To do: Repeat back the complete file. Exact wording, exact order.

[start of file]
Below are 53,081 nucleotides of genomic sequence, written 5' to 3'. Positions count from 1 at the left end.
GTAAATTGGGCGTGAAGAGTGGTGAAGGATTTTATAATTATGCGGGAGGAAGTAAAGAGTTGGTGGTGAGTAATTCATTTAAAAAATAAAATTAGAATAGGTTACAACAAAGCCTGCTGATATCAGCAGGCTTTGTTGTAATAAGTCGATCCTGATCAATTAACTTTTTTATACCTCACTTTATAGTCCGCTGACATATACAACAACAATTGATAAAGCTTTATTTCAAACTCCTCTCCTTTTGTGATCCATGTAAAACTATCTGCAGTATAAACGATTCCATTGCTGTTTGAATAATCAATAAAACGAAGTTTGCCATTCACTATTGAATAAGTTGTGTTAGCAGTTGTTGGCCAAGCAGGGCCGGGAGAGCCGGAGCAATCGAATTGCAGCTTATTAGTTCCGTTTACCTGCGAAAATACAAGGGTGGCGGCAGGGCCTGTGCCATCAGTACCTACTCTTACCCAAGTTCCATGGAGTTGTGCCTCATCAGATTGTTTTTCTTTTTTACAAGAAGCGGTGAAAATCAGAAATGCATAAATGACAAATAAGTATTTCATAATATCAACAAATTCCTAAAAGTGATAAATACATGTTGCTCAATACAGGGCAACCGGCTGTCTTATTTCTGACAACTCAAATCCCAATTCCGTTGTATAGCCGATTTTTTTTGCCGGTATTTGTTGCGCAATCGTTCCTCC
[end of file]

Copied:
Below are 53,081 nucleotides of genomic sequence, written 5' to 3'. Positions count from 1 at the left end.
GTAAATTGGGCGTGAAGAGTGGTGAAGGATTTTATAATTATGCGGGAGGAAGTAAAGAGTTGGTGGTGAGTAATTCATTTAAAAAATAAAATTAGAATAGGTTACAACAAAGCCTGCTGATATCAGCAGGCTTTGTTGTAATAAGTCGATCCTGATCAATTAACTTTTTTATACCTCACTTTATAGTCCGCTGACATATACAACAACAATTGATAAAGCTTTATTTCAAACTCCTCTCCTTTTGTGATCCATGTAAAACTATCTGCAGTATAAACGATTCCATTGCTGTTTGAATAATCAATAAAACGAAGTTTGCCATTCACTATTGAATAAGTTGTGTTAGCAGTTGTTGGCCAAGCAGGGCCGGGAGAGCCGGAGCAATCGAATTGCAGCTTATTAGTTCCGTTTACCTGCGAAAATACAAGGGTGGCGGCAGGGCCTGTGCCATCAGTACCTACTCTTACCCAAGTTCCATGGAGTTGTGCCTCATCAGATTGTTTTTCTTTTTTACAAGAAGCGGTGAAAATCAGAAATGCATAAATGACAAATAAGTATTTCATAATATCAACAAATTCCTAAAAGTGATAAATACATGTTGCTCAATACAGGGCAACCGGCTGTCTTATTTCTGACAACTCAAATCCCAATTCCGTTGTATAGCCGATTTTTTTTGCCGGTATTTGTTGCGCAATCGTTCCTCC